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About albur18

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    Southwest Pennsylvania

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  1. Thanks all for the replies. It all makes sense now. I initially thought maybe one bird I saw was a juvenile and the other an adult, and the adult flew off, but I now think that either the juvenile who just fledged flew off to hide before the adult fed it, or more likely, what I saw was actually two adults bringing food to the nest and like you said, they wouldn't approach it with the food until after I left, which I did quickly after knowing I had come right up on them.
  2. Any idea why an adult would behave like this? It was shocking to get so close to a brown thrasher.
  3. There were a pair of brown thrashers in SW PA today right along a trail. As I moved towards them, one flushed but the other stayed on a limb right next to the trail and let me get to within 10 feet of it. As brown thrashers are typically very secretive, this was extremely odd. It also was calling while I was there, and so I assumed at the time that it was a newly fledged juvenile that was calling for the adult, and this was why it was acting so strange and sitting there like it didn't know what to do. Is there a way to tell for sure if the following pictures of the bird in question are indeed of a juvenile? Thanks! BrownThrasher5-21-17edit by albur_18, on Flickr BrownThrasher5-21-17(3)edit by albur_18, on Flickr BrownThrasher5-21-17(2)edit by albur_18, on Flickr
  4. BUMP! (HELP!)
  5. I hear the titmouse but there is another song that is fainter. It is a clear whistle, 5-6 notes, falls on second note then goes back up and stays pretty even in pitch for last 3-4 syllables.
  6. I feel like I have a pretty good handle on bird sounds but this one has me stumped. It is the clear whistled song that is repeated several times at 0:04, 0:09, 0:14, and 0:19 seconds. It was in a wooded park in SW PA today. Thanks! 20170513_060158.wav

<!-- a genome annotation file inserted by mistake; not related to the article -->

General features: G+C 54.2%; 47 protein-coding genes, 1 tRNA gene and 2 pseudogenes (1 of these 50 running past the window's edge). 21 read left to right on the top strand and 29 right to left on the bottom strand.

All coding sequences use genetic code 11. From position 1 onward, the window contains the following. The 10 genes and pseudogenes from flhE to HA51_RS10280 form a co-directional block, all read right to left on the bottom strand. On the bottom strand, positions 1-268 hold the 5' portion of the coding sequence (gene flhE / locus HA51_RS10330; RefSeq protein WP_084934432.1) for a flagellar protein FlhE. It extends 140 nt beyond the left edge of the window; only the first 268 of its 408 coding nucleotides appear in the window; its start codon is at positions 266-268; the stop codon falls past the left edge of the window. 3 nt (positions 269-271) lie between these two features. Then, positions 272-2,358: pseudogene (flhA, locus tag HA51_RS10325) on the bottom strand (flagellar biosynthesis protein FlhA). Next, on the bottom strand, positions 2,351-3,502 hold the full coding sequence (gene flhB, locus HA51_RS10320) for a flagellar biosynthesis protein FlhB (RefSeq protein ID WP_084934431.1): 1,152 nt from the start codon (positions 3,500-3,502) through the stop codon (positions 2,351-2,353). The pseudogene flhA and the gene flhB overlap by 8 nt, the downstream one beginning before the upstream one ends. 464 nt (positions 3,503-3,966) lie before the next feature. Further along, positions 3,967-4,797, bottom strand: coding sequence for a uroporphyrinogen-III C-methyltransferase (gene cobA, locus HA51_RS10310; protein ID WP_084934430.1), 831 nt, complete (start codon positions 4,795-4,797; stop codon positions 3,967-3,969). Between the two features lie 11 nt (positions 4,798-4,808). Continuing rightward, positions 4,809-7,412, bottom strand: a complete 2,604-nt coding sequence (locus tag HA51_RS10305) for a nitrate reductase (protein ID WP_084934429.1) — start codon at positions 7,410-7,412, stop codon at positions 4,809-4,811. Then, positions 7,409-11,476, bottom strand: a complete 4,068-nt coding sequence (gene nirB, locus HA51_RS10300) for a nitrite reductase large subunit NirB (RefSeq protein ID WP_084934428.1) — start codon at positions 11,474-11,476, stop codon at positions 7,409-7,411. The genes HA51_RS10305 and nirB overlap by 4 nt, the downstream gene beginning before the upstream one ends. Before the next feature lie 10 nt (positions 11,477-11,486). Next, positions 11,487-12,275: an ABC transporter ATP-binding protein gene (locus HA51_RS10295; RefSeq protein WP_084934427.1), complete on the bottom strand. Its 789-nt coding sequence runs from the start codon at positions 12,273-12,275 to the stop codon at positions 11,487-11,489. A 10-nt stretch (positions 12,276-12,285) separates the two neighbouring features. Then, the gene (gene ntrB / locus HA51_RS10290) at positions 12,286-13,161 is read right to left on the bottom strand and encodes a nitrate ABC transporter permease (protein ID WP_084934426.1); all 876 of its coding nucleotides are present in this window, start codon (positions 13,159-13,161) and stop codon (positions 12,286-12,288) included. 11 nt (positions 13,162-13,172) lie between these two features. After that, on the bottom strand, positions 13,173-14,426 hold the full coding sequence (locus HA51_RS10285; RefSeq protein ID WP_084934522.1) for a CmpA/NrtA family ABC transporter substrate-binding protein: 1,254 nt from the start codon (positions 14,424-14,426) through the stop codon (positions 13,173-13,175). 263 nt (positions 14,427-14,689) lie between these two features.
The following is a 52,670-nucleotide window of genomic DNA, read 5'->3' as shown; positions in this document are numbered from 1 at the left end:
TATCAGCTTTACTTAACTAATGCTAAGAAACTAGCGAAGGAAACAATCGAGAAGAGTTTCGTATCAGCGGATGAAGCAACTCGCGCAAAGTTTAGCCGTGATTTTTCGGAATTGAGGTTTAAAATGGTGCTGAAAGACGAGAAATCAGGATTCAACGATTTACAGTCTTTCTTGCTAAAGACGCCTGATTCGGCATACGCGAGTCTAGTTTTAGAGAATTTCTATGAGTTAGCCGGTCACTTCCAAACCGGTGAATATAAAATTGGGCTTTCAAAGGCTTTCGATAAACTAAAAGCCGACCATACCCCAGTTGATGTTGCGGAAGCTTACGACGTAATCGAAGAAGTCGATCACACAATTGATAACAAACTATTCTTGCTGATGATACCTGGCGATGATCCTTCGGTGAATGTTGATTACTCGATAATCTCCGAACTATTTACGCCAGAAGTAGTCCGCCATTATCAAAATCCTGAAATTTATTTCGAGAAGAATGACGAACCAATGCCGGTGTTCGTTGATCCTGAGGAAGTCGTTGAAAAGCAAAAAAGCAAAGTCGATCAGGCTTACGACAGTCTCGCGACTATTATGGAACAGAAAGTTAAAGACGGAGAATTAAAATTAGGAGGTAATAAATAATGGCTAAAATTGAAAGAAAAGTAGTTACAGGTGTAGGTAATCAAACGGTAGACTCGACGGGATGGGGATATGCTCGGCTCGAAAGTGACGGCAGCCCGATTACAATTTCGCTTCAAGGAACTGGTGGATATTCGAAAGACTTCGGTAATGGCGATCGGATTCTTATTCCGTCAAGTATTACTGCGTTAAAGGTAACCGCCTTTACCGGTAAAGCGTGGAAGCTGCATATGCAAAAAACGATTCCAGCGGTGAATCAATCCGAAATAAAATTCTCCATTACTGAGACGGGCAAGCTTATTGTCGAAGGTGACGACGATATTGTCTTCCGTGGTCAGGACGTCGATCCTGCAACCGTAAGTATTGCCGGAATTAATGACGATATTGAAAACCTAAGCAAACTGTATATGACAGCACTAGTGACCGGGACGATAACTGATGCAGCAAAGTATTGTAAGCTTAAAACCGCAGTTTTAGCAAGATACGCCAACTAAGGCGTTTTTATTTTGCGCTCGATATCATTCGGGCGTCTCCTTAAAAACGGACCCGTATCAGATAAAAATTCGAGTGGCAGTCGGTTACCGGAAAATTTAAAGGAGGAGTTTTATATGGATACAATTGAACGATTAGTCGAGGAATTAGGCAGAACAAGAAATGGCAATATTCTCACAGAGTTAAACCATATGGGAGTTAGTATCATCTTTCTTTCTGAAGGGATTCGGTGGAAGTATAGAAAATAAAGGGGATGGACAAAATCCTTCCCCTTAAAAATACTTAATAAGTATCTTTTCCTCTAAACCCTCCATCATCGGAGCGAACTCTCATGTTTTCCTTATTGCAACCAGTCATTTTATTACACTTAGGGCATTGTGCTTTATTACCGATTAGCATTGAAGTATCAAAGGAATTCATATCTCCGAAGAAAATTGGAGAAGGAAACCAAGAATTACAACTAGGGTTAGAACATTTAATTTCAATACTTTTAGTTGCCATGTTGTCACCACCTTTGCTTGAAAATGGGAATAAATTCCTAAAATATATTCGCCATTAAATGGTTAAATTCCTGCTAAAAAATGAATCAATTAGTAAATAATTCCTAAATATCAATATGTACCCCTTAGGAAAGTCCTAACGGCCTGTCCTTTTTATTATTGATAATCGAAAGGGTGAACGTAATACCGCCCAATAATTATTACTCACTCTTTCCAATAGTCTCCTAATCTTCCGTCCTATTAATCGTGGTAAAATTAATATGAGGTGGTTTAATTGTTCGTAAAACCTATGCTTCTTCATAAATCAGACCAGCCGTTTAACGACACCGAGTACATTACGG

7. Ok thanks. Would a first year male be deeper orange then like an adult male, but without the full black hood?
  8. Seen in Western PA on Sunday. Does the black on the head just indicate a first-year male Baltimore Oriole or could a female actually show that much black on the head? I knew Orchard Orioles have a distinct plumage for 1st year males but I wasn't sure about Baltimores. Thanks! BaltimoreOriole4-30-17edit by albur_18, on Flickr
  9. Thanks all and thanks psweet for all the detailed plumage info. I always appreciate the explanations as I try to piece my own knowledge together. And I have the Shorebird Guide which is great especially with its focus on shape, but I'm gonna check out that other book as the Shorebird Guide does intentionally gloss over fine details in plumage so as to emphasize the whole shape approach. Now that I grasp the importance of shape and structure with shorebirds, I'd like to supplement that with the finer details.
  10. Thanks!
  11. Western PA today. I see so few shorebirds in PA that I need to just make sure I'm not being stupid until I shake the rust off. Thanks! GreaterYellowlegs4-22-17edit by albur_18, on Flickr LesserYellowlegs4-22-17edit by albur_18, on Flickr SolitarySandpiper4-22-17edit by albur_18, on Flickr
  12. Sanderling was my first thought too with the light face and shorter, straight, stout bill.
  13. Ok thanks I see it now. I never realized that a female RWBL would show so much gray on the back. I guess they typically don't have their wings down so low and usually have most of the back covered. That rufous nape also threw me but I should've known based on overall shape.
  14. SW PA today. Bill looks pretty long and slight upturn so was saying Greater Yellowlegs on this one, and also Solitary Sandpipers next to it. Just wanted a confirmation. Thanks! Oh and a male Blue-winged Teal photobombed the shot too! GreaterYellowlegs4-20-17edit by albur_18, on Flickr
  15. So I must just be tired, but I can't for the life of me think of what bird this could be that I photographed in the distance. Taken in SW PA a couple days ago. Both pics are not great and heavily cropped. The bird is facing away with its head turned back towards me so what is seen is apparently a rufous nape and gray back. Please help me regain my sanity! DSCN4370 by albur_18, on Flickr DSCN4374 2 by albur_18, on Flickr